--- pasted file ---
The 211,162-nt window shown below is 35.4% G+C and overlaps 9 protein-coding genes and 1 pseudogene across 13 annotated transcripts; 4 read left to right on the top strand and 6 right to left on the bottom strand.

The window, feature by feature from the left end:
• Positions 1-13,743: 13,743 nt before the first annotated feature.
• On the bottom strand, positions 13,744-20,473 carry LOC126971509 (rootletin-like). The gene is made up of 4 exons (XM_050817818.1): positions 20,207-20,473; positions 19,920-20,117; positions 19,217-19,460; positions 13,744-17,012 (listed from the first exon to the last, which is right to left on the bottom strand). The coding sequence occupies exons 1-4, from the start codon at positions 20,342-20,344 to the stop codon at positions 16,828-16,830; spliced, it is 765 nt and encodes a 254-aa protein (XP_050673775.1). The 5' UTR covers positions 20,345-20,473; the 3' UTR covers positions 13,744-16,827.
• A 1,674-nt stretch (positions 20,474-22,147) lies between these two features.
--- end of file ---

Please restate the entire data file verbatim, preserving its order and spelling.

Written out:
The 211,162-nt window shown below is 35.4% G+C and overlaps 9 protein-coding genes and 1 pseudogene across 13 annotated transcripts; 4 read left to right on the top strand and 6 right to left on the bottom strand.

The window, feature by feature from the left end:
• Positions 1-13,743: 13,743 nt before the first annotated feature.
• On the bottom strand, positions 13,744-20,473 carry LOC126971509 (rootletin-like). The gene is made up of 4 exons (XM_050817818.1): positions 20,207-20,473; positions 19,920-20,117; positions 19,217-19,460; positions 13,744-17,012 (listed from the first exon to the last, which is right to left on the bottom strand). The coding sequence occupies exons 1-4, from the start codon at positions 20,342-20,344 to the stop codon at positions 16,828-16,830; spliced, it is 765 nt and encodes a 254-aa protein (XP_050673775.1). The 5' UTR covers positions 20,345-20,473; the 3' UTR covers positions 13,744-16,827.
• A 1,674-nt stretch (positions 20,474-22,147) lies between these two features.